Before most couples have kids, their greatest fear is usually that they'll never have a good night's sleep again. But according to popular culture, their greatest fear should be that they'll never have sex again. The sexless postpartum marriage is a trope as old as time, but there's good news for sleep-deprived new parents too busy with diaper-changing and breastfeeding to make time for boning: The future might not be so sexless after all.
Recently, the U.K.-based mom YouTube community Channel Mum conducted a survey about how parents' sex lives changed shortly after having children. The national survey, which polled 1,118 families, found that 57% of couples said that contrary to the stereotype that parents' sex lives die after they have kids, their sex lives actually got better, not worse, after starting families. The study also found that 94% of parents said they were "satisfied with their sex lives."
"Which is true: the old legend that sex is just a chore that you do once you become a mom, and that men want it more than women; or is there a deeper story? That is the background for the research," Siobhan Freegard, the founder of Channel Mum, told Mic.
There are many old wives' tales and societal stereotypes suggesting couples lose their sex life after they have children. An image of a frustrated husband and a frazzled new mom saying "not tonight, honey" before going to bed comes to mind, with husbands then going on to achieve Don Draper-esque levels of extramarital sexual fulfillment.
It's true that parents' sex lives do change after having kids. The study found that there is an average waiting period from giving birth to having sex again: about 58 days after giving birth, according to those polled. And in between diaper changing and bottle feeding, the frequency of sex does diminish somewhat: Roughly three out of five couples (58%) reported having less sex after becoming parents.
"Frequency decreases because you have less time to yourself," Rose*, a 42-year-old mother of two, told Mic. "Taking care of your own children is very time-consuming, you feel like you have no time to yourself. In the evenings when the kids finally go to bed, it's like, I just want to have a little bit of time to myself."
The reality of postpartum sex was brought sharply into relief by Australian blogger Constance Hall, who wrote a viral Facebook post on Wednesday about the rigors of "parent sex."
"You know what parent sex is, it's that 3.5 minutes you get in-between changing nappies and making food, where you realize it's been almost a month since you banged and are starting to feel like flat mates, where your husband's seduction consists of one finger pointing towards the bedroom and the other hand on his dick," Hall wrote in the post, which has garnered more than 135,000 likes as of Friday.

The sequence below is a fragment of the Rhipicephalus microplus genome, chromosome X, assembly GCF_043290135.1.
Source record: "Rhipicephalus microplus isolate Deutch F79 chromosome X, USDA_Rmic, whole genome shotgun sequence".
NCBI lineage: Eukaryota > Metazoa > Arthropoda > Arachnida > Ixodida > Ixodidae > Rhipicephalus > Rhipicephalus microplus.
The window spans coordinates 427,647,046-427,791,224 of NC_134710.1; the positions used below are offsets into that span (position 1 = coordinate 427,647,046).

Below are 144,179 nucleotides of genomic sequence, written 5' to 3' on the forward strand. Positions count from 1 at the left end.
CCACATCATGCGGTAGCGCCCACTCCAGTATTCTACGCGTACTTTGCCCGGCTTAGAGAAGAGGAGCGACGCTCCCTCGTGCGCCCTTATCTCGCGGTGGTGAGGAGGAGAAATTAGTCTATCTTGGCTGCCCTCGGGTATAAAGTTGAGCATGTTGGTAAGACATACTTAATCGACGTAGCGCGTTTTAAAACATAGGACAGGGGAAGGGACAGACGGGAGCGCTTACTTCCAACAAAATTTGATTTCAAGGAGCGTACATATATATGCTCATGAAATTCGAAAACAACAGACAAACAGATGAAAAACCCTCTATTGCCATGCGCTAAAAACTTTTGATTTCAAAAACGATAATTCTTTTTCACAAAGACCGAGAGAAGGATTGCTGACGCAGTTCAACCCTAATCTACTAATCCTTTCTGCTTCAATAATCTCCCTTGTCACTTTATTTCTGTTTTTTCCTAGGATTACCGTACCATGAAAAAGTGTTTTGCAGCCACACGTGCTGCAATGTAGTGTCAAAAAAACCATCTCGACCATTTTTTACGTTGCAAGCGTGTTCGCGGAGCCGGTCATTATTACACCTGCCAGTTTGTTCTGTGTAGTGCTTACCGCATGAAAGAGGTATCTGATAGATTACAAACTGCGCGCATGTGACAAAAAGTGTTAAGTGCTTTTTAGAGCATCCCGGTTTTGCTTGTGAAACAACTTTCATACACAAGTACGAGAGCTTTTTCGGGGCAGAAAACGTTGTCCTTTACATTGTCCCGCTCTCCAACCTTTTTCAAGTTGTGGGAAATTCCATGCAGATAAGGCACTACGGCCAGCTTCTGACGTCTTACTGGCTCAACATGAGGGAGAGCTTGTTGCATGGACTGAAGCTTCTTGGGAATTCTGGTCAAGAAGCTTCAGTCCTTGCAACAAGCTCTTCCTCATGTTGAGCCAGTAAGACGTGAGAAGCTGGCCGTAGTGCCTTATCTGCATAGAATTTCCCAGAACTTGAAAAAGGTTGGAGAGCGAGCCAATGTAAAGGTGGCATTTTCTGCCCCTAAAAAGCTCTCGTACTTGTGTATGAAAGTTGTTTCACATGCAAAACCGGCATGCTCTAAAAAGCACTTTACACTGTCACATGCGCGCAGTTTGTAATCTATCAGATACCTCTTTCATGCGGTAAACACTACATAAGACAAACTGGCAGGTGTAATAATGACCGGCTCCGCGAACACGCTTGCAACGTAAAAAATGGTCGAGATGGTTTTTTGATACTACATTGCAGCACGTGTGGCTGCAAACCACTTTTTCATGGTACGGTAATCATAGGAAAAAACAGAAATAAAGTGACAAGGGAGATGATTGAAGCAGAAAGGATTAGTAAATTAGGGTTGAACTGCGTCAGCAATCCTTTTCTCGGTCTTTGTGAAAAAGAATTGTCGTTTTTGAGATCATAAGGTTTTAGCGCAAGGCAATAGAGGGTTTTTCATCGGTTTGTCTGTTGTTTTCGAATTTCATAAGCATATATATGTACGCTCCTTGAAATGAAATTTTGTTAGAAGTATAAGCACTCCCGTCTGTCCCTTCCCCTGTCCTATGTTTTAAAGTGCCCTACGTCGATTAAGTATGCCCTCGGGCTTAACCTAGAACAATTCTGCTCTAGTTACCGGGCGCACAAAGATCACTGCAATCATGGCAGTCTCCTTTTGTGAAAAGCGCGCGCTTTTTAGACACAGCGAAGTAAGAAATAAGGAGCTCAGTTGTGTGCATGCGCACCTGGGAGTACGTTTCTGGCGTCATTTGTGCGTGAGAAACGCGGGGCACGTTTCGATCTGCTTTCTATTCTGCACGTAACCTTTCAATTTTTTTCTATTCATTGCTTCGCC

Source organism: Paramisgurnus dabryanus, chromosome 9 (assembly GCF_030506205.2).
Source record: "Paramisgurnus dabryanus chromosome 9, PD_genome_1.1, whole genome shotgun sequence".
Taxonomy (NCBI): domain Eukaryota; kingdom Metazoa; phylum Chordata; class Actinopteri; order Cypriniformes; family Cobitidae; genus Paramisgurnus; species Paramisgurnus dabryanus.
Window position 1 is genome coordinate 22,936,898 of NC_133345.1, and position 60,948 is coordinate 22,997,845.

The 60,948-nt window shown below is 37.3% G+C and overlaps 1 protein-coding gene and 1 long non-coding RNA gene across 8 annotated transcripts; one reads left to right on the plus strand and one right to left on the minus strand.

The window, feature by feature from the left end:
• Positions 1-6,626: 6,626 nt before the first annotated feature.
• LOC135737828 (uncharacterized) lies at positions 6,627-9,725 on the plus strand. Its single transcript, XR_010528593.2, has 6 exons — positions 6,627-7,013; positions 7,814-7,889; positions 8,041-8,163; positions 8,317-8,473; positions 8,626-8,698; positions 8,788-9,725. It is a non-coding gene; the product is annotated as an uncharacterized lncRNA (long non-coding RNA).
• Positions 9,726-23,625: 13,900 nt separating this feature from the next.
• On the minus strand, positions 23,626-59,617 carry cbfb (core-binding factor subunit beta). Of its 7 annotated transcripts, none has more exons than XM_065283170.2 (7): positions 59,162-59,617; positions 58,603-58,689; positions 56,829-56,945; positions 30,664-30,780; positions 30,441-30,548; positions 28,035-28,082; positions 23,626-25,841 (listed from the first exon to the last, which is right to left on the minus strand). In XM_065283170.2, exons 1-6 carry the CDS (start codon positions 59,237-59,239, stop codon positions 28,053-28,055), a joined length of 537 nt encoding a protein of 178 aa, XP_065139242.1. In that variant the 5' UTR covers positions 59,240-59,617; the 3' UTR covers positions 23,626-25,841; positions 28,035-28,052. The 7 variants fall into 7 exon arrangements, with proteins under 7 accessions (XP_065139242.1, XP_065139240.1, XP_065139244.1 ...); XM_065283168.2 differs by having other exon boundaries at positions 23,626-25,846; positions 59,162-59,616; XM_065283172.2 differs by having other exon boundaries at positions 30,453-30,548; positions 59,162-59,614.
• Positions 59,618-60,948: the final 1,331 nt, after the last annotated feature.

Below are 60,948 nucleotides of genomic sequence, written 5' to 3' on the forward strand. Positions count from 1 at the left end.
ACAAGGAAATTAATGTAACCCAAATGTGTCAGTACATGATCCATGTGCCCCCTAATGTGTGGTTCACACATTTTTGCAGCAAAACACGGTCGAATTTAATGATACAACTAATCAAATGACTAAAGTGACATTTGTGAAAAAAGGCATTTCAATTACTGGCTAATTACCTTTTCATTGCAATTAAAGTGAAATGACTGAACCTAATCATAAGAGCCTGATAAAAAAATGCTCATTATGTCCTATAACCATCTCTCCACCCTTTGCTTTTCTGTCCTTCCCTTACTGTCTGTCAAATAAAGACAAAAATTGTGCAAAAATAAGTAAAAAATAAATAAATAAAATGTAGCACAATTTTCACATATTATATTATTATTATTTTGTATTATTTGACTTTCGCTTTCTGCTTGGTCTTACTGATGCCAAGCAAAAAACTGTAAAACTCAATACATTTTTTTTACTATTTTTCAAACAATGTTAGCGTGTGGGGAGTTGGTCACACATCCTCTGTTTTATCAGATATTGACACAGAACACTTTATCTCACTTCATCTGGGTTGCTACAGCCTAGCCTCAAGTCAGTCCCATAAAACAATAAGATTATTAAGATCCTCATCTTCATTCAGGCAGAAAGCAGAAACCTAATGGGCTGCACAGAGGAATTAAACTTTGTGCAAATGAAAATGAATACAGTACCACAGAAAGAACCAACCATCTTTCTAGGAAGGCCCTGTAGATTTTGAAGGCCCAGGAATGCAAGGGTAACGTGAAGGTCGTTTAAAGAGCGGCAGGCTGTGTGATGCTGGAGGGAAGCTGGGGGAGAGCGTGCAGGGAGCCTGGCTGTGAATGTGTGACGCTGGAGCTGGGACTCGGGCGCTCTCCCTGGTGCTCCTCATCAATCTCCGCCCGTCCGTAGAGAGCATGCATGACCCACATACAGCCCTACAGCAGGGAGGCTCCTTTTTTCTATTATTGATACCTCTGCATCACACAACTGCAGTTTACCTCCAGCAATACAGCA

Yet, while most couples find that while their sex lives change after having kids, that might not be such a bad thing. In fact, the Channel Mum survey found that 83% of couples said becoming parents made them focus more on the quality of their romantic encounters, rather than the quantity. Additionally, 45% of new parents said they felt "attracted and closer" to each other as a result of having kids.
"The quality can become better because you feel more connected to your husband after having children," Rose told Mic.
And there's good news for women concerned about their post-baby bodies: the survey also found that two thirds of men prefer their partner's post-birth fuller figure. "You're now the mother of their child. And they absolutely fancy you just as much if not more, because you've done this amazing thing," Freegard told Mic.
If you're a new parent concerned about whether or not you're getting enough nookie (or any at all, for that matter), there's an endless array of tips and online advice on how to maintain a sex life after having children. But Freegard said that to reignite your sex life, it's more important to take a step back and realize what brought you together with your partner in the first place.
"There's quite a large period of your life when you look at your children, whether they're new born babies or on their wedding day, and you just think, 'Wow, we did that. We made that person. We did that together,'" said Freegard. "And it's bloody hard work. It's exhausting, it's all of those things that you hear. But you share it together. You can't help but take a moment and say, 'We're fucking awesome, we made this.'"
And that can be an aphrodisiac in itself.